Understanding the potential effects of changes in species ranges and interactions are especially important for foundation species that provide structure that serves as primary habitat for communities of other species (Dayton, 1973). Specifically, global environmental change can facilitate species range expansions and alter local trophic interactions (Walther et al., 2002), which is critical information for mitigating and managing affected ecosystems. Boring sponges, Cliona spp., are experiencing range expansions potentially as a result of increased salinization of some estuarine ecosystems (Dunn, Eggleston & Lindquist, 2014; Lindquist, 2011). Boring sponge are generally found in areas with >15 ppt salinity (Carver, Thériault & Mallet, 2010; Hopkins, 1962; Lindquist, 2011), and they are being documented in increasing abundances further up-estuary as sea level and salinity rise (Hong & Shen, 2012; Lindquist, 2011).
Therefore, changes in the range of a fouling species in response to changes in habitat characteristics or climate change can have indirect consequences on the trophic interactions between important species (such as oysters and corals) and their natural enemies. Indeed, studies have shown that boring sponges are not impacted by high water temperatures or decreases in pH (due to an increase in atmospheric CO2) but instead these factors increase shell boring rates (Duckworth & Peterson, 2013). In addition, documented increases in the stone crab’s northward expansion along with boring sponges could enhance potential negative impacts to oyster fisheries in states such as Virginia and North Carolina. Overall, understanding how increases in predation risk as a result of fouling by boring sponges works in concert with other effects of global climate change (i.e., sea level rise, ocean acidification and increasing salinity) will have important implications for managing foundation species and the services they provide through fisheries, coastal protection, and ecosystem engineering.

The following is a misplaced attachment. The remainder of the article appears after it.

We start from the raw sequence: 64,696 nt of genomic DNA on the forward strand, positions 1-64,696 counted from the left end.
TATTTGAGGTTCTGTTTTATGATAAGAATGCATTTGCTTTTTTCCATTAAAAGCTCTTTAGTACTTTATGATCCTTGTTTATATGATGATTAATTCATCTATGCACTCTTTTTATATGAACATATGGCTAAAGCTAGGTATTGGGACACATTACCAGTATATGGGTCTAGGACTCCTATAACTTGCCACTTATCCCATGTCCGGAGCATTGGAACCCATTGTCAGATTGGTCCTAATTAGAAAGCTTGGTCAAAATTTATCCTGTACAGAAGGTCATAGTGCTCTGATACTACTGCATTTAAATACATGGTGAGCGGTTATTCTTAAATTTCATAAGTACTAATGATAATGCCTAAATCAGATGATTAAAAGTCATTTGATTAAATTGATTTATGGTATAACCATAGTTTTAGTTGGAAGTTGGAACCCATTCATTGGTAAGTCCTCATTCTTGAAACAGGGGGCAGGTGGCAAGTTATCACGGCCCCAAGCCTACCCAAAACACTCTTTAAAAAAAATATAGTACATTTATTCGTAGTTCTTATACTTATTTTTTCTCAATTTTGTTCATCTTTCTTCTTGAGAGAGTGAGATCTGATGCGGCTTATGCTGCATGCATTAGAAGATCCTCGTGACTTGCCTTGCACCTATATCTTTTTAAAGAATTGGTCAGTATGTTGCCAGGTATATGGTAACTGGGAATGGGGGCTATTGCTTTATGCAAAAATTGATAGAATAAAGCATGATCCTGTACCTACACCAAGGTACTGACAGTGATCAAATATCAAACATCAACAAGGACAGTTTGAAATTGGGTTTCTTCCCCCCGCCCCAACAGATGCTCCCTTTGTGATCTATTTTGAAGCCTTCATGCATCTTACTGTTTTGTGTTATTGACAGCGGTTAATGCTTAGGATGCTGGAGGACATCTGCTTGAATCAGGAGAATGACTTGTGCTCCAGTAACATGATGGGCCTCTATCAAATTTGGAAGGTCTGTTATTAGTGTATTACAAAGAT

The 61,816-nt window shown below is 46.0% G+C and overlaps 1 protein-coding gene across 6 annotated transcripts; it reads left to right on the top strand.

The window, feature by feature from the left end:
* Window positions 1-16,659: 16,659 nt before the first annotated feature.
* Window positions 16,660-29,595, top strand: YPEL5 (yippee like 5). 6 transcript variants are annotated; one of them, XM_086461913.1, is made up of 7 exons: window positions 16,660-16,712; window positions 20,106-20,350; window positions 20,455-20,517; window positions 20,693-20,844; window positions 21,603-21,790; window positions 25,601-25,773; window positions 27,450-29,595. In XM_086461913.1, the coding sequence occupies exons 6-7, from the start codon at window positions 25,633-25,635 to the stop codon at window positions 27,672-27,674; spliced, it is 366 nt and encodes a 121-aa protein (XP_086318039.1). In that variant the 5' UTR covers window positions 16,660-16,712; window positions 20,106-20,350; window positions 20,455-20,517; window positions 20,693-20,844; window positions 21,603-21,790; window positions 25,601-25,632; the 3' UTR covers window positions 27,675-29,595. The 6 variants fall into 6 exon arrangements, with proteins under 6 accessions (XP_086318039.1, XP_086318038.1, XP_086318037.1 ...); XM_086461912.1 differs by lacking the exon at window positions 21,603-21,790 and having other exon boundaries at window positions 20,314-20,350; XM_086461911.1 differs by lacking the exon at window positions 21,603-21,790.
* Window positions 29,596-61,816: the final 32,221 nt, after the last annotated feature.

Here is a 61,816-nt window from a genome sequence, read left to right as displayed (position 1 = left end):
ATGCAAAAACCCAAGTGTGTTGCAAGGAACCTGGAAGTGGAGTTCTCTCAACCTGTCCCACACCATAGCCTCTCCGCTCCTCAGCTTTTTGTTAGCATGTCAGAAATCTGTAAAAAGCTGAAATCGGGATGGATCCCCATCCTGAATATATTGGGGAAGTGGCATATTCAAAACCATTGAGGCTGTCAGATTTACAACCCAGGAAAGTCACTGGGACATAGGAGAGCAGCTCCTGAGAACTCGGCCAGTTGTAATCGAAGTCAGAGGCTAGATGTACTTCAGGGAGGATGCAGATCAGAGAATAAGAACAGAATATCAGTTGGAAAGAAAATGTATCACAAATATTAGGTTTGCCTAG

This study highlights the need to consider how indirect biotic interactions can alter the interaction strengths between predators and prey. Indeed, boring sponges alone have modest impacts on oyster fitness. However, changes in the distribution and abundance of sponges, increases in boring efficiency, and the interactions between boring sponge and other species can lead to strong negative impacts on oysters and oyster reef communities. Such context dependent and indirect effects must be considered in future restoration and management aimed at recovering already heavily damaged oyster reef ecosystems (Beck et al., 2011; D’Anna, 2016).
Data and code used to generate figure and obtain model results.